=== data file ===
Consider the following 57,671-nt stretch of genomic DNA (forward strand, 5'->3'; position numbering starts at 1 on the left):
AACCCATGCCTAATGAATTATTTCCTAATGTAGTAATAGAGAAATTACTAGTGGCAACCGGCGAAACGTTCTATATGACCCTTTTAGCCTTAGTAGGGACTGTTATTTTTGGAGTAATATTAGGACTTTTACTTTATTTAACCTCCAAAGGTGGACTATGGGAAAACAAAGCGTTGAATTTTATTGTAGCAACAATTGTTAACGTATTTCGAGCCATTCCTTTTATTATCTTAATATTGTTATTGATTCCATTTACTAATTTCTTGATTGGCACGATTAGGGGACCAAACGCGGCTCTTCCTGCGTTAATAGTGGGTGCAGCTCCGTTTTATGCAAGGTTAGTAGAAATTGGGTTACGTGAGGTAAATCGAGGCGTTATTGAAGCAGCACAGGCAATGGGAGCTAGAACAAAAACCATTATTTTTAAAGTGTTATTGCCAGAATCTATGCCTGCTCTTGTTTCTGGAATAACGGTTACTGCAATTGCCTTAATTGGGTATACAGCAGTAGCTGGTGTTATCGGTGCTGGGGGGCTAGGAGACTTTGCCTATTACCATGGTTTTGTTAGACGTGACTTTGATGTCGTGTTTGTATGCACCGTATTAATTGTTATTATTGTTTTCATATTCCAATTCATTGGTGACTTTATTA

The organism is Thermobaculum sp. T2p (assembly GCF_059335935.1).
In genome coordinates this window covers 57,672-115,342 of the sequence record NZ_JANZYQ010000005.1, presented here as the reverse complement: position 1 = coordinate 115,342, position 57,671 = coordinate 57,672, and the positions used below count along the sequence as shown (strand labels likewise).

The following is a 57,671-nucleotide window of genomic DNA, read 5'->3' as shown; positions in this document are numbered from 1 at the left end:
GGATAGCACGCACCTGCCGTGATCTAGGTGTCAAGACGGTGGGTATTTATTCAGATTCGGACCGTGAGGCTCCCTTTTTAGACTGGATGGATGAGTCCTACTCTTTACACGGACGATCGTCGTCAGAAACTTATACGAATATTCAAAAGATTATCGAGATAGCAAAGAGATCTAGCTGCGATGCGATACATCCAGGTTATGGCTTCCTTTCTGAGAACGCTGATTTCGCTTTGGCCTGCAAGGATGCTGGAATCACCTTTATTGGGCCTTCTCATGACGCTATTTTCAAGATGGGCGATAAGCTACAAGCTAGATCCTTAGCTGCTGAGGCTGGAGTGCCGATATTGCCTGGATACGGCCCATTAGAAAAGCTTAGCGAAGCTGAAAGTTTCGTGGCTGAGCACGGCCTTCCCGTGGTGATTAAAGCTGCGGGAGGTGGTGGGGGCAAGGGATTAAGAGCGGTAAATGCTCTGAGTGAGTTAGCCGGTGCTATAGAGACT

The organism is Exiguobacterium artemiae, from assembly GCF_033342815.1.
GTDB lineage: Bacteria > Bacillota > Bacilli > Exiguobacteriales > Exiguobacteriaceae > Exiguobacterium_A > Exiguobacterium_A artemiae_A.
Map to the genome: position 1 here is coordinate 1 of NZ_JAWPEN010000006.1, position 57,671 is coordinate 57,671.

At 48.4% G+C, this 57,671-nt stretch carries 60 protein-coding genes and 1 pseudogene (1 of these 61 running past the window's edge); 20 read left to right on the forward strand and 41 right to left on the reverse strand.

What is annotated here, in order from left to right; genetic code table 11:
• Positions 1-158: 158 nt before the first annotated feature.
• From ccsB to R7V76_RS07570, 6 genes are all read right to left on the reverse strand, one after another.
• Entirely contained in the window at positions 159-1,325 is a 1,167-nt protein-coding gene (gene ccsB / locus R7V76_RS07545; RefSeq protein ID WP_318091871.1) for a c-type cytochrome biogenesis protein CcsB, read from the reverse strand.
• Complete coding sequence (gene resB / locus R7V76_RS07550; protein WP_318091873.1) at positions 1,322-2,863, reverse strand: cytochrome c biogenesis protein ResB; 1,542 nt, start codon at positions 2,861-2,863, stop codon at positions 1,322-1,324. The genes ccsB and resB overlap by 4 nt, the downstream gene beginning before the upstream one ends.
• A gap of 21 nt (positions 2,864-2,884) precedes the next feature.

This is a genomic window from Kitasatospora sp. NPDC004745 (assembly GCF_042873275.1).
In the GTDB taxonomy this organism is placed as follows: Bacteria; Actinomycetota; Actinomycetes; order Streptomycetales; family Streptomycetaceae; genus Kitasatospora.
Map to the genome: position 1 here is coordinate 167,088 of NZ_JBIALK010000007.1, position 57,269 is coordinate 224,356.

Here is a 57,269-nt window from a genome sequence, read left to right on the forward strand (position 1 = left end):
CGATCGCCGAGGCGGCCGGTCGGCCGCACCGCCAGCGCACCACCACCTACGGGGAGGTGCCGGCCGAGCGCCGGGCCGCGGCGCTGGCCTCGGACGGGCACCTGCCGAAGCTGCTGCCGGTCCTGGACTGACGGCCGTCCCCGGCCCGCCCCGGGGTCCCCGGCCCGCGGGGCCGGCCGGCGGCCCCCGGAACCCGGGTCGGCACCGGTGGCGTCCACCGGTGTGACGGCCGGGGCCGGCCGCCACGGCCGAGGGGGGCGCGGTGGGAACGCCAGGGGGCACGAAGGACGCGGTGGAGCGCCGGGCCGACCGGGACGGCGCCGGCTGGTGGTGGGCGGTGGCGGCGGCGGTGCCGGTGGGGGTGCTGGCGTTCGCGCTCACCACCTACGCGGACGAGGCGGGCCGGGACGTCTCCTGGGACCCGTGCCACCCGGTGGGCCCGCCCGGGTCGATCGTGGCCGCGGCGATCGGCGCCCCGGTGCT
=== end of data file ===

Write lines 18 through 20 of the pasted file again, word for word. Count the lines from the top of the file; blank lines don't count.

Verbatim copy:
In the GTDB taxonomy this organism is placed as follows: Bacteria; Actinomycetota; Actinomycetes; order Streptomycetales; family Streptomycetaceae; genus Kitasatospora.
Map to the genome: position 1 here is coordinate 167,088 of NZ_JBIALK010000007.1, position 57,269 is coordinate 224,356.

Here is a 57,269-nt window from a genome sequence, read left to right on the forward strand (position 1 = left end):